Still hot, but there were rumbles of thunder this afternoon, the sky has clouded over and rain is forecast tomorrow. Hurrah! Or it would be hurrah, except that this is unusual weather and the rain is probably not going to be the usual light rain we are used to, but a downpour with the risk of flooded drains and worse. Today three people were killed when a train was derailed in Aberdeenshire due to a terrain rendered dangerous by heavy rain. Climate crisis is with us, and not getting the attention it deserves. There are still countries intent on extracting and using fossil fuels. I don’t get it. I am increasingly in sympathy of the group whose aim for humans to die out. I think the planet would probably be much better without us. Clever we may be, but boy are we destructive.
The main things on the list today got done, though slowly, including making an appointment for a haircut. Outrageously expensive as instead of having it done at the training school I’m going to the salon. Hopefully this cut will last as long as the last one has. The big task was to begin lifting books down from the shelves in the hall which is going to be painted on Friday. The plan was to sort books out for the charity shop and pack the rest in bags. The discarding didn’t go too well, and gradually I realised it was probably better to pile the books on the floor where I could see them and sort them into categories. I was thrilled to find despite my cull last year I still have a copy of Clive James’ Visions Before Midnight. Maybe tomorrow I’ll find more treasures. I still have the greater part of a long shelf to go.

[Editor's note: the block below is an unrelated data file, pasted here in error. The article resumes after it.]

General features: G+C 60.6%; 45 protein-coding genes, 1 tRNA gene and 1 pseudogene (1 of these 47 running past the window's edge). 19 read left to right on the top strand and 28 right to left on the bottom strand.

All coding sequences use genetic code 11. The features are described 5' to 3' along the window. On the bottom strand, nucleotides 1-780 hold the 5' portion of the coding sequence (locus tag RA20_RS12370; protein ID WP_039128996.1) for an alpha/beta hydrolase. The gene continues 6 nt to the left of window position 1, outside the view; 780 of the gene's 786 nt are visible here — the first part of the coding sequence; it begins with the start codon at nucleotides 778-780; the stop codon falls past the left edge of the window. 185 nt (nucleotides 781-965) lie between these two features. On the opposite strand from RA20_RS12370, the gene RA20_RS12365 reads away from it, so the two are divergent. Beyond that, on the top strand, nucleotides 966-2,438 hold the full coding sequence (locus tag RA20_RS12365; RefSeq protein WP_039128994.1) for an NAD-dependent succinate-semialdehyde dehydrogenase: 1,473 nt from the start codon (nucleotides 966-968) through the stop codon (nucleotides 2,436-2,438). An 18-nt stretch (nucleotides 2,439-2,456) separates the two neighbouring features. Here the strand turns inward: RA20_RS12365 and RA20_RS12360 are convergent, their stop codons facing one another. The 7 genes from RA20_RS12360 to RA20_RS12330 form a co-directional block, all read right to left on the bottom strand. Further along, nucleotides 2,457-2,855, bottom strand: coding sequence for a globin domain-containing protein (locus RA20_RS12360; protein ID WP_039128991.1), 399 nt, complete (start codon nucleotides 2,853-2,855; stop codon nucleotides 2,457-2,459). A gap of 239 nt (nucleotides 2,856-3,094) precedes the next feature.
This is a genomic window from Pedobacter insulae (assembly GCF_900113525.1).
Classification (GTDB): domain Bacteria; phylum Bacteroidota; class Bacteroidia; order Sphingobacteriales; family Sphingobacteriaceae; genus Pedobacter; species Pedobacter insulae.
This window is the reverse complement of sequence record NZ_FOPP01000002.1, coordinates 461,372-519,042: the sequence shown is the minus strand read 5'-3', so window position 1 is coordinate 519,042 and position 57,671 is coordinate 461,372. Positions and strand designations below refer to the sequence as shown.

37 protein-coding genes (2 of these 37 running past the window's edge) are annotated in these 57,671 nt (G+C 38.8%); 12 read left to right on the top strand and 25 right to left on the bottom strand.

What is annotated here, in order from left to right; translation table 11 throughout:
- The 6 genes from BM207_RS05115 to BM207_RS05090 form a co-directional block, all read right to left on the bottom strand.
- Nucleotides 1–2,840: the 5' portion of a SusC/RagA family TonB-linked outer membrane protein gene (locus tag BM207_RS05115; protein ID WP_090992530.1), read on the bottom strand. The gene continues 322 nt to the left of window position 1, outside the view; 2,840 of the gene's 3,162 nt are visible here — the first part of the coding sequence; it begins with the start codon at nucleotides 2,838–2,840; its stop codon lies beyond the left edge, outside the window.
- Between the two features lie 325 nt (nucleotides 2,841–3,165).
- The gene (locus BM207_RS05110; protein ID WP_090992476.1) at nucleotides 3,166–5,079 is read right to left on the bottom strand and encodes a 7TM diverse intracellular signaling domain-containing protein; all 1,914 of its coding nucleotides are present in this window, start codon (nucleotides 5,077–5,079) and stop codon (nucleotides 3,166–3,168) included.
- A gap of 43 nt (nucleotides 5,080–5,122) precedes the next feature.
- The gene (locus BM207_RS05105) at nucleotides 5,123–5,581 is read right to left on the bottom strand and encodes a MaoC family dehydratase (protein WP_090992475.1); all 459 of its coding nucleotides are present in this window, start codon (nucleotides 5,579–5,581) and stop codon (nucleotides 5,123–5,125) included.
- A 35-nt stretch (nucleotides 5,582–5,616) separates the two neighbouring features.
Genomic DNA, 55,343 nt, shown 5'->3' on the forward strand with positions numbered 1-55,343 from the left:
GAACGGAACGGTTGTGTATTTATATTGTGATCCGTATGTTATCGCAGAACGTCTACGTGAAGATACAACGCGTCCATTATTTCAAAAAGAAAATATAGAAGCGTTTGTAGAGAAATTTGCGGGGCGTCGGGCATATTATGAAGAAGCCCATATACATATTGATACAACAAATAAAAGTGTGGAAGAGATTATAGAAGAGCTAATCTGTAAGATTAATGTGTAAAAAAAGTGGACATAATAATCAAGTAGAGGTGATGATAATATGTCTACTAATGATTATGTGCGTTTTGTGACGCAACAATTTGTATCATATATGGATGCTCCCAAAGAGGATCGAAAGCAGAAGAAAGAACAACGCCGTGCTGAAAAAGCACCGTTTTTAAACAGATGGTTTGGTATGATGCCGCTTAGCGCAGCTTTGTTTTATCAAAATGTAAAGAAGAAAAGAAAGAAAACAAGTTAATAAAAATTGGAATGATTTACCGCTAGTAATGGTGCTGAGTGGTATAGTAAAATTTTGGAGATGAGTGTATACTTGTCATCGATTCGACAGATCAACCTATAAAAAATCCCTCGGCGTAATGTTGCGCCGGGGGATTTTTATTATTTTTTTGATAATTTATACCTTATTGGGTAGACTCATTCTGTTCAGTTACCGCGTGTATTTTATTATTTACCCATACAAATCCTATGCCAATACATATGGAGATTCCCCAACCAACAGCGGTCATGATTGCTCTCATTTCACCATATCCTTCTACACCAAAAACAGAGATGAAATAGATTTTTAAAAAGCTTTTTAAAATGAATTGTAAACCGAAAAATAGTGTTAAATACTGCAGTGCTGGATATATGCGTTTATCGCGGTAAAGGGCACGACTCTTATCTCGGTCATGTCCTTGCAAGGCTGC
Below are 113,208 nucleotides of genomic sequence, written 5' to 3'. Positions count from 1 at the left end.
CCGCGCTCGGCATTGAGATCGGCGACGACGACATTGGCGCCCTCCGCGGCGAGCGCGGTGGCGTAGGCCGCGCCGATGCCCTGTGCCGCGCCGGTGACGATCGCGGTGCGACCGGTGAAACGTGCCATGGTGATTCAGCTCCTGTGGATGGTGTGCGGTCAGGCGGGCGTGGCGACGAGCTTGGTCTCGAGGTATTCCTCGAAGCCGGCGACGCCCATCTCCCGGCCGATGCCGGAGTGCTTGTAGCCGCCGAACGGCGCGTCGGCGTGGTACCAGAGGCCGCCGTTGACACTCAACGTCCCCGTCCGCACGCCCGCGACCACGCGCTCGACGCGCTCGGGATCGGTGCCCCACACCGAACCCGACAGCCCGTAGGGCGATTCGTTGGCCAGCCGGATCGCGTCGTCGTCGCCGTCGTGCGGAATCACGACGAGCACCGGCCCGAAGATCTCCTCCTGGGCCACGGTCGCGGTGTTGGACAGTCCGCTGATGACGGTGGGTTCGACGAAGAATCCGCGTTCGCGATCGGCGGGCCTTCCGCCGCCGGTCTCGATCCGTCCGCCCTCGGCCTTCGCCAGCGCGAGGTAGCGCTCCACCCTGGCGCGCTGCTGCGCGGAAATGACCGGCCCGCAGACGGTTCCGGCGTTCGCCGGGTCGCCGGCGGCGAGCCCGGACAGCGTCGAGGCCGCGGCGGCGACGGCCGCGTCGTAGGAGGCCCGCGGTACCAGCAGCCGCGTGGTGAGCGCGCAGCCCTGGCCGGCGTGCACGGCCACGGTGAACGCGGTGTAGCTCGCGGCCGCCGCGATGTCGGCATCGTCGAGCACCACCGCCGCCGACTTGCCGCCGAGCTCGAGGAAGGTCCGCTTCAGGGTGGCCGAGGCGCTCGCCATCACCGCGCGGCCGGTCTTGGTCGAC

B&J wanted a couple of bits of shopping which was my excuse to go and stand by the fridges in M&S again. Queuing to pay the couple behind me had evidently abandoned any idea of social distancing, so I had to use my wire basket strategically. The queue goes by the newspaper stand. At das Boot I missed lost of the news but a lowly getting the message that Priti Patel and others are again immigrant bashing. In particular people who have left war torn parts of the world, wars in which we have usually played a part, taking what they can carry, in the hope of a better life. Our immigration laws are increasingly hostile. My ancestors probably wouldn’t have stood a chance. Prey to people smugglers the refugees, because that is what the majority are, who are often traumatised by the experiences they have suffered in their home countries, hand over whatever cash they have and risk their lives in unsafe boats in attempts to cross the Channel. That some of my fellow citizens seriously believe these terrifying journeys are undertaken because the refugees are lazy scroungers beggars belief, and demonstrates how the popular press has demonised vulnerable people for cynical and increasingly political ends. The lack of compassion is shameful. I’d like to put some of those naysayers into an overloaded rib in Calais to set off for Dover, and see how they change their tune. Better still put newspaper owners the Barclay Brothers, Richard Desmond, Jonathan Harmsworth and Rupert Murdoch whose papers spread the irresponsible lies which have caused so much death and heartache in a rib.
Stay safe. Keep well. Be kind.